CEOs are the central aspect of an investor-backed platform company, an approach that HBM Holdings Co. uses to build value in companies through acquisitions.
In this arrangement, CEOs of platform companies are much more than just operators. They’re involved in deal origination to identify potential targets they would want to see as bolt-ons. HBM handles the initial outreach to those targets; when there’s mutual interest, it brings the platform CEO into the discussion early on in the process.
For business owners considering working with a private equity firm to accelerate growth, there should be an understanding about what’s expected of the CEO once an investment is made.
“We consider the CEO part of that leadership team and actually put great weight on that person,” says Andrew Fulford, vice president of corporate development at HBM. “The CEO is critical to our decision-making on whether or not to move forward on a deal.
“Their technical and industry-specific credibility and credentials helps the bolt on to feel like this is a serious conversation that we're having,” Fulford says, “not just an interested investor.”
Smart Business Dealmakers talked with Fulford about HBM’s expectations for operators and their role in dealmaking.
Depending on the CEO’s bandwidth, they are usually heavily involved in acquisitions, more so on the financial and sales side of things because their industry experience gives them a better understanding of contracts, customers and markets. On the finance side, HBM will lean on its platform CEOs to understand the intricacies of the potential bolt-on business.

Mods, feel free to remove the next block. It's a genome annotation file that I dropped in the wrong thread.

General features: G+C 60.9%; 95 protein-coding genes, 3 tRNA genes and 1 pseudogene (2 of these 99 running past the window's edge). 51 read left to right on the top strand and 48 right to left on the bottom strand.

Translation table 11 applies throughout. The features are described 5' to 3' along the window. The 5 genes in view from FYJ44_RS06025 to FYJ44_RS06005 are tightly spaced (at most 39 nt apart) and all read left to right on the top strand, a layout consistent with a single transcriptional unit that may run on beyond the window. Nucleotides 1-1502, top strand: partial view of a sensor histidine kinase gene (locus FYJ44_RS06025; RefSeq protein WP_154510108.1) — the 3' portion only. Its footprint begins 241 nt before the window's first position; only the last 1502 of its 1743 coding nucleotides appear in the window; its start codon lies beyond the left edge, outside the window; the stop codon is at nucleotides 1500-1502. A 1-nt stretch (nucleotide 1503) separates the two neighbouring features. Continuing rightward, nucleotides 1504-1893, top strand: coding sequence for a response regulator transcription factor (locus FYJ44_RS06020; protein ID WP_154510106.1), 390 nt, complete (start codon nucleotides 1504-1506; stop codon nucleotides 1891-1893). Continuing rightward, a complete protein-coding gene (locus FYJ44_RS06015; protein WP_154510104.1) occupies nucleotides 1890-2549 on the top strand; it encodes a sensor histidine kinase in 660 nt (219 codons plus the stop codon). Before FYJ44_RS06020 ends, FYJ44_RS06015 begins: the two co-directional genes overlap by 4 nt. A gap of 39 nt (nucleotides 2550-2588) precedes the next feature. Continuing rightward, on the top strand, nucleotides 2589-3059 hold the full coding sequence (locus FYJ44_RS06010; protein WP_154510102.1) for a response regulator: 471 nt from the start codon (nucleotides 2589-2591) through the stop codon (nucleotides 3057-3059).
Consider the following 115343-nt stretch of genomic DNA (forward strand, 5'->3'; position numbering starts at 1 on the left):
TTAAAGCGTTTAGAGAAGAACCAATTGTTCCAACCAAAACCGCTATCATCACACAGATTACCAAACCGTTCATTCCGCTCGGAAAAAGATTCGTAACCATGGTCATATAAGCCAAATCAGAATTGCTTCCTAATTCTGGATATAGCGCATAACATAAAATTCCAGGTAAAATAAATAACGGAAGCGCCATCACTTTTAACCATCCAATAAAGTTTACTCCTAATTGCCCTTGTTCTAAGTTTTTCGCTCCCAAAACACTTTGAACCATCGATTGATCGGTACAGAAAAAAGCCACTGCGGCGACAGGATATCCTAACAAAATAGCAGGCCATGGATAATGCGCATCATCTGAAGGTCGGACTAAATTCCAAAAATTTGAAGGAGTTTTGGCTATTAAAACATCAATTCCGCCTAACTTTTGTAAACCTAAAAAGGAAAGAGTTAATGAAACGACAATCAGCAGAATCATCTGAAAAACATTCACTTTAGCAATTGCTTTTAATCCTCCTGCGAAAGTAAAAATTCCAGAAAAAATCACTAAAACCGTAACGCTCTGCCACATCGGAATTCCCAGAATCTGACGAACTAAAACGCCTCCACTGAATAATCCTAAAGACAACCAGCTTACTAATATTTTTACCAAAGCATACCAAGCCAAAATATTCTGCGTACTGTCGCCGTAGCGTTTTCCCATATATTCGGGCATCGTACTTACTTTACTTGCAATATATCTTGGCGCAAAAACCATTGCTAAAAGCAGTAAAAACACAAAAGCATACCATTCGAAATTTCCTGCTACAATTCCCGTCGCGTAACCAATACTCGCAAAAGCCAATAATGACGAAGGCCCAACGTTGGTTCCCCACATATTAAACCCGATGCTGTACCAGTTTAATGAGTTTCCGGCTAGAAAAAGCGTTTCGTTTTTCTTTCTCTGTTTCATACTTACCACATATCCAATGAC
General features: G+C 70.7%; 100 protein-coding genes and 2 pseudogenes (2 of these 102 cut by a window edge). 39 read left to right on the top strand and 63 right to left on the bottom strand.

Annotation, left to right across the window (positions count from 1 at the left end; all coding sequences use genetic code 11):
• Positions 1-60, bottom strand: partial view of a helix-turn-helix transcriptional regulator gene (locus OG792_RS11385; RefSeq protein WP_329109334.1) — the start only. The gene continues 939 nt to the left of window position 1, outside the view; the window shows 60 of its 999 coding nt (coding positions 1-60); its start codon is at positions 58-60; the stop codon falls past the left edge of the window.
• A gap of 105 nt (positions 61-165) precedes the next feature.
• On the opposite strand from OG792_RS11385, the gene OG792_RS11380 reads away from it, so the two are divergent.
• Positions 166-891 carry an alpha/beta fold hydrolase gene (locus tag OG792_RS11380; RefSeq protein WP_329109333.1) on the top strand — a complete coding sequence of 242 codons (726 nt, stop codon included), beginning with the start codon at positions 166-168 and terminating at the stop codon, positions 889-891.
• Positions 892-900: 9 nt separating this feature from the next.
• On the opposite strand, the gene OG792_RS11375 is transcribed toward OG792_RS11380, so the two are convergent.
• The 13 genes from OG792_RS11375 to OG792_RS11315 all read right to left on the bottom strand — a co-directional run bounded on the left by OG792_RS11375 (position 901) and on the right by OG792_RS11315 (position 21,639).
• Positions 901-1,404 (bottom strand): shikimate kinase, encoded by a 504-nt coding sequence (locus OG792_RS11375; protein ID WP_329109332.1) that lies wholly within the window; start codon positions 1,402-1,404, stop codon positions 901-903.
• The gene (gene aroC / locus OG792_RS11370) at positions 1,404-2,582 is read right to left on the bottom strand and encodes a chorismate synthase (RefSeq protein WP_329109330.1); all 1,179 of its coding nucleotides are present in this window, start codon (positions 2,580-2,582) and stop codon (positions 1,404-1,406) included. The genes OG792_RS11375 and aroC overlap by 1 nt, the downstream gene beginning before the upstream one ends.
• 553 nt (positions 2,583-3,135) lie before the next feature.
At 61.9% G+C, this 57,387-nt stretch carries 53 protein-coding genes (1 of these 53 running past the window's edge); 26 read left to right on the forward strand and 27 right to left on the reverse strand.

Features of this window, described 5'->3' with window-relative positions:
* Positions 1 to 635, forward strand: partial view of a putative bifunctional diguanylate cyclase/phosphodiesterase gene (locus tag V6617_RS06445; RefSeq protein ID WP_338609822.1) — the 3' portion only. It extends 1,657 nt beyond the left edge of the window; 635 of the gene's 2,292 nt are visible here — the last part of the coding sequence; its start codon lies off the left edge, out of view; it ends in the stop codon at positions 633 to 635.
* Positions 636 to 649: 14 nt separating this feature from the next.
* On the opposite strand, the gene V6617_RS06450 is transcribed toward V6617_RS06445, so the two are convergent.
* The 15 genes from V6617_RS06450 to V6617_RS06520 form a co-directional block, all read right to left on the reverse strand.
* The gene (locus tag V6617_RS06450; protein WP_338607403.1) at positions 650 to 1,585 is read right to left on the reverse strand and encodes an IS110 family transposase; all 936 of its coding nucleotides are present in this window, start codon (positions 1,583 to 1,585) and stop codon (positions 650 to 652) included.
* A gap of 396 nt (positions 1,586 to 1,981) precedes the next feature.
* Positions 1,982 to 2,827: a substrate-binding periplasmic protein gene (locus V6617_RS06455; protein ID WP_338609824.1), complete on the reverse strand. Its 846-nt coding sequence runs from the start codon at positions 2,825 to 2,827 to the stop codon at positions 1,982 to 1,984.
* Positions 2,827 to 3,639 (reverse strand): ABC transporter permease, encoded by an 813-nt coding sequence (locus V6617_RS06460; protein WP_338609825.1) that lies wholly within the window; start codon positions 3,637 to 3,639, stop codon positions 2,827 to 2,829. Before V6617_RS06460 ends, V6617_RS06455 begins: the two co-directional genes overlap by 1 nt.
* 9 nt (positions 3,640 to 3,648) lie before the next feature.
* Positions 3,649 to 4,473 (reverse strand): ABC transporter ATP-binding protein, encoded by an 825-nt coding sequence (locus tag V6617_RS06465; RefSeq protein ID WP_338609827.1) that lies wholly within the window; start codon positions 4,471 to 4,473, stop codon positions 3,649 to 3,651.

HBM likes to talk with its platform CEOs about potential acquisitions on a monthly basis along with operating reviews. Then, in most cases, they set the pace together.
“A lot of it has to do with capacity,” Fulford says “Are they ready to take on an additional business? But they don't have the onus to go and source because that's not our expectation. They are to identify just in their industries what types of businesses would be compliments to them and if they have representative names they can just point to and say, ‘Yes, something like that would be great.’”
The timing is largely dependent on whether the platform CEO has the ability to take on an integration. And if not, HBM will try to delay.
“But in a lot of cases these things are, due to the size of what we're looking at, a lot of them can be auction deals and that takes the timing out of it — we're not in the driver's seat in those cases.”
Fulford says when HBM considers a bolt-on, it has to be something that the CEO wants to take on, instead of force feeding it to the CEO.
“It's much more how does it fit in their strategy and then we go get it, as opposed to the other way around.”
There are circumstances where the CEO may need some encouragement, but that’s not typically the case because there’s an expectation of growth shared by the two partners.
“The way we organize and the way we incentivize, that leader wants to grow and has expectations that they're going to do so inorganically, so their minds are around, how do I add these pieces? They don't just wait for us to bring them for them.”